At this point in the GLBT movement's evolution, it's worth asking whether gay, lesbian, bisexual, and transgender people are in fact a progressive constituency. Identity-based movements bring people together on the basis of shared characteristics and oppressions, and often expect that their members will share certain moral values, political beliefs, and cultural tastes. But as societal oppression declines, there is less to hold an otherwise disparate identity group together. As GLBT people gain mainstream acceptance, many feel a decreased need or desire to align themselves with marginalized groups or radical causes. By now, many GLBT people have well-paid professional jobs, and have no interest in abolishing capitalism. Others want to join the legislature or the military, and have no interest in overthrowing the government. Still others desire a monogamous marriage and children, and see little reason to challenge traditional ideas about relationships and families. While progressive queers often argue, for example, that the GLBT movement should support adequate welfare, tenants' rights, and labor issues because many GLBT people are poor or working class, it makes as much sense to suggest that the GLBT movement should support a capital gains tax cut because many GLBT people are wealthy. One often hears gay conservatives described as a contradiction in terms. Yet based on exit poll data from the November 2000 election, an estimated 25 percent of GLBT people voted for Republican candidate George W. Bush; clearly, conservative gays are no longer a fringe element, if indeed they ever were.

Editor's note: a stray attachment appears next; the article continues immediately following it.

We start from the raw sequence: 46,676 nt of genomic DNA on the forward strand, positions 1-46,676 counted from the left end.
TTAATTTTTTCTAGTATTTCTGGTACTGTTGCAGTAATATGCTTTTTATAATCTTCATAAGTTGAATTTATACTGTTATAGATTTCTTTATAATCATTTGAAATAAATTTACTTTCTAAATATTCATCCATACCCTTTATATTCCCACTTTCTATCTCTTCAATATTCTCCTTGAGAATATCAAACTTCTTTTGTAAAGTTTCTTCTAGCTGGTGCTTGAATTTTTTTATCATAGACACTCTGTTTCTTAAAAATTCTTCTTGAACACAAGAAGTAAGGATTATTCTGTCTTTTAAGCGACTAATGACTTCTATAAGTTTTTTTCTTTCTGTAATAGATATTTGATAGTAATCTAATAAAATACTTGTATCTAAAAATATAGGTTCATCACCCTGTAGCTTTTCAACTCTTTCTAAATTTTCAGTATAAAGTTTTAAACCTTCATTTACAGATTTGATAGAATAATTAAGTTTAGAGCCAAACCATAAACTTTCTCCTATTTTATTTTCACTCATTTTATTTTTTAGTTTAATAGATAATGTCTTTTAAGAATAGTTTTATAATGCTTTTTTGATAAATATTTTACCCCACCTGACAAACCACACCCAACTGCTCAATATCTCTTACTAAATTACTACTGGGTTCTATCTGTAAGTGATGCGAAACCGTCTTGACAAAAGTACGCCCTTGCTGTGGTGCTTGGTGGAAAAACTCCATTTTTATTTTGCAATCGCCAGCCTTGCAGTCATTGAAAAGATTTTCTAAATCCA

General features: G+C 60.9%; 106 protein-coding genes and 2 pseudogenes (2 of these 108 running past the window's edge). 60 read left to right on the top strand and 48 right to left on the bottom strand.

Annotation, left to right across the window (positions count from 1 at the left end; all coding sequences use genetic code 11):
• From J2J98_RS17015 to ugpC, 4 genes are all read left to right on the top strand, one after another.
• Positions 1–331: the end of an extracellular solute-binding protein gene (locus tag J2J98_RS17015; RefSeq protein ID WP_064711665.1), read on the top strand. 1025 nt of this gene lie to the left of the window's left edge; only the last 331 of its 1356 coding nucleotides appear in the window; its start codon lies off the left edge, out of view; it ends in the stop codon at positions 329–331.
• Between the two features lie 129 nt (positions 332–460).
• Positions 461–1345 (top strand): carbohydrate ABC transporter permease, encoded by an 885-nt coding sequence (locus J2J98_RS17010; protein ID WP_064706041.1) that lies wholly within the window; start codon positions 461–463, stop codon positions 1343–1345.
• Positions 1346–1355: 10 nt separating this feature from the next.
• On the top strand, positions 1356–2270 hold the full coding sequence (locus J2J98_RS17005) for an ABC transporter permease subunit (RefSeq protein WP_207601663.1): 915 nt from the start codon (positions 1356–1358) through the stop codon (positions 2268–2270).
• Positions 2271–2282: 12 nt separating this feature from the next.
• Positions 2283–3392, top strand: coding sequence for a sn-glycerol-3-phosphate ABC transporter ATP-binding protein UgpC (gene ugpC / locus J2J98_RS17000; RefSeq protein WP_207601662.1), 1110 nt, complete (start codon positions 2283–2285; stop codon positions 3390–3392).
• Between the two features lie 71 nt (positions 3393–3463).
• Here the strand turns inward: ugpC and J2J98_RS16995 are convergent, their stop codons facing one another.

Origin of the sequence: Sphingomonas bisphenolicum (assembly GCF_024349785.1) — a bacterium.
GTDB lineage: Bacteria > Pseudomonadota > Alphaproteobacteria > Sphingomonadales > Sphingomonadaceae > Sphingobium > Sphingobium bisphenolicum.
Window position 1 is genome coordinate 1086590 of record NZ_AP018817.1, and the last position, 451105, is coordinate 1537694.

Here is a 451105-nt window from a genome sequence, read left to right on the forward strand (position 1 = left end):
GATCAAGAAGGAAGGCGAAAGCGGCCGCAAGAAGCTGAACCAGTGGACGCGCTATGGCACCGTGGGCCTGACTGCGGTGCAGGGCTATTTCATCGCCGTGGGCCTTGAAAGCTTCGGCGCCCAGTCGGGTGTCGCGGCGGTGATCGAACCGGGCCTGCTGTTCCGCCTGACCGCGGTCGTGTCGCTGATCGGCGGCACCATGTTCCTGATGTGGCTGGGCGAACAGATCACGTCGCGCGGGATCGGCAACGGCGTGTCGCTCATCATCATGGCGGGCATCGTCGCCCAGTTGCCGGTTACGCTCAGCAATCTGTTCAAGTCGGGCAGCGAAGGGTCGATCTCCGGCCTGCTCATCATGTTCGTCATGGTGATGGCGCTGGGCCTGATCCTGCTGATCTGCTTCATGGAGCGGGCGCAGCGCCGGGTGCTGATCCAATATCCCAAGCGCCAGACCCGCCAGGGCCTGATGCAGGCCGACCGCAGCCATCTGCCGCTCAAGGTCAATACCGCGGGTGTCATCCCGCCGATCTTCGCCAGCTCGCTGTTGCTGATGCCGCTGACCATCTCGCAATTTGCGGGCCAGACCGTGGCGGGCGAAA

Whither the "Queer Left"?
Queer radicals today face a dilemma. Should we try to steer the mainstream GLBT movement in a more progressive direction, or work with other progressive activists in groups that are not queer-focused? Can--and should--a movement focused on gay and lesbian identity expand to encompass a full range of progressive causes? And how can a movement organized around sexual identity embrace the intersecting identities of gay men and lesbians (and bisexuals? and transgendered people?) who are also women, people of color, disabled, youth, or working class? Progressive queer activists have had some degree of success in pushing the mainstream GLBT movement to adopt progressive causes. The NGLTF has responded favorably to critiques that it has not been sufficiently inclusive of bisexuals, transgendered people, people of color, and queer youth. The organization has been persuaded to take stands against the Gulf War, the death penalty, and the International Monetary Fund (IMF). The Ad Hoc Committee for an Open Process, which included many long-term radical gay and lesbian activists, encouraged greater grassroots participation in the planning of the April 2000 Millenium March on Washington, an event Ben Shepard (2001) characterizes as "a profound chasm within the movement itself."